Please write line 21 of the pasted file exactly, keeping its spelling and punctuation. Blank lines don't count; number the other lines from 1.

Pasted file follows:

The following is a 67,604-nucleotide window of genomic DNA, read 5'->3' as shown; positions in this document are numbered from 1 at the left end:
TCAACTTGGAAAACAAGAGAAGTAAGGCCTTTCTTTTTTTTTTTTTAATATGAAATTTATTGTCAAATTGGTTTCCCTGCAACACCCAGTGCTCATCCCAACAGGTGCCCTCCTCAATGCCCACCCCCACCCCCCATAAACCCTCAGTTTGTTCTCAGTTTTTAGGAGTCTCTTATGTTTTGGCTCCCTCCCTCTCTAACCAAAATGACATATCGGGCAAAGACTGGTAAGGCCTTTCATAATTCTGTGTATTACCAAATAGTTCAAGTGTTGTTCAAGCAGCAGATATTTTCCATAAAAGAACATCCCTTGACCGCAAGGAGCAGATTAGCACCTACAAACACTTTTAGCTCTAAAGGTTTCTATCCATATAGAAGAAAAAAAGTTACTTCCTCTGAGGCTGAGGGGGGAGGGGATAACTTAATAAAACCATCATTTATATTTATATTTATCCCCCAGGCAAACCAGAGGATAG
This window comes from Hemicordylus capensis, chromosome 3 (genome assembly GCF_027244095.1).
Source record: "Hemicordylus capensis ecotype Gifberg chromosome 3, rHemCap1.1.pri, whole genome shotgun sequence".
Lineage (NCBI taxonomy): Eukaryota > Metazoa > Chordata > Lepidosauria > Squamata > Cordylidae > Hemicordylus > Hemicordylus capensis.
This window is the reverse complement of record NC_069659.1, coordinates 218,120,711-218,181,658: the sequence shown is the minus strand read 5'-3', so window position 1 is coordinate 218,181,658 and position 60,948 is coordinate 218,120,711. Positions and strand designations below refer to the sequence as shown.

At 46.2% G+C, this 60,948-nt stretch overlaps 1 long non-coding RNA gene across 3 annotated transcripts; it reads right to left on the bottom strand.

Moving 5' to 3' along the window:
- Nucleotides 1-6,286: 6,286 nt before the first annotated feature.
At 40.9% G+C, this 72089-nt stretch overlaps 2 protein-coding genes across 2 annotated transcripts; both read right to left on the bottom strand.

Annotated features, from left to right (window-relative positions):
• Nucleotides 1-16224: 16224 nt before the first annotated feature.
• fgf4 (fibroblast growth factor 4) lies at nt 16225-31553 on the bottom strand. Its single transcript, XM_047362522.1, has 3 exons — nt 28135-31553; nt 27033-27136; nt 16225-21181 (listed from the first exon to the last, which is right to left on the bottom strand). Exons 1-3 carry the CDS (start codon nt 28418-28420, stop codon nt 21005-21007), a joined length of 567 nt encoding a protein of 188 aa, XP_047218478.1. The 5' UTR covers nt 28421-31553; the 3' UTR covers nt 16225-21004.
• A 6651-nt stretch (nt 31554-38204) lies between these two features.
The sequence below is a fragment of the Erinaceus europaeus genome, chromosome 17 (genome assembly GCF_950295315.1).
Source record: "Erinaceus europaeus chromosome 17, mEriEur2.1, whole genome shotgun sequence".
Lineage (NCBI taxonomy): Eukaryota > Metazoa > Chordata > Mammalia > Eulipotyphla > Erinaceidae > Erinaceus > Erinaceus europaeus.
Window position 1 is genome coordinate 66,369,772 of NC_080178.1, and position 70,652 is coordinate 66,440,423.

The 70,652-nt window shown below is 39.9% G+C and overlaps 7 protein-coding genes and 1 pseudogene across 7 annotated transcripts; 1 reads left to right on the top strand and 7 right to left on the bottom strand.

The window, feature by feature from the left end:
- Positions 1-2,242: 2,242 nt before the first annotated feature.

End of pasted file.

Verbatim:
- Positions 1-2,242: 2,242 nt before the first annotated feature.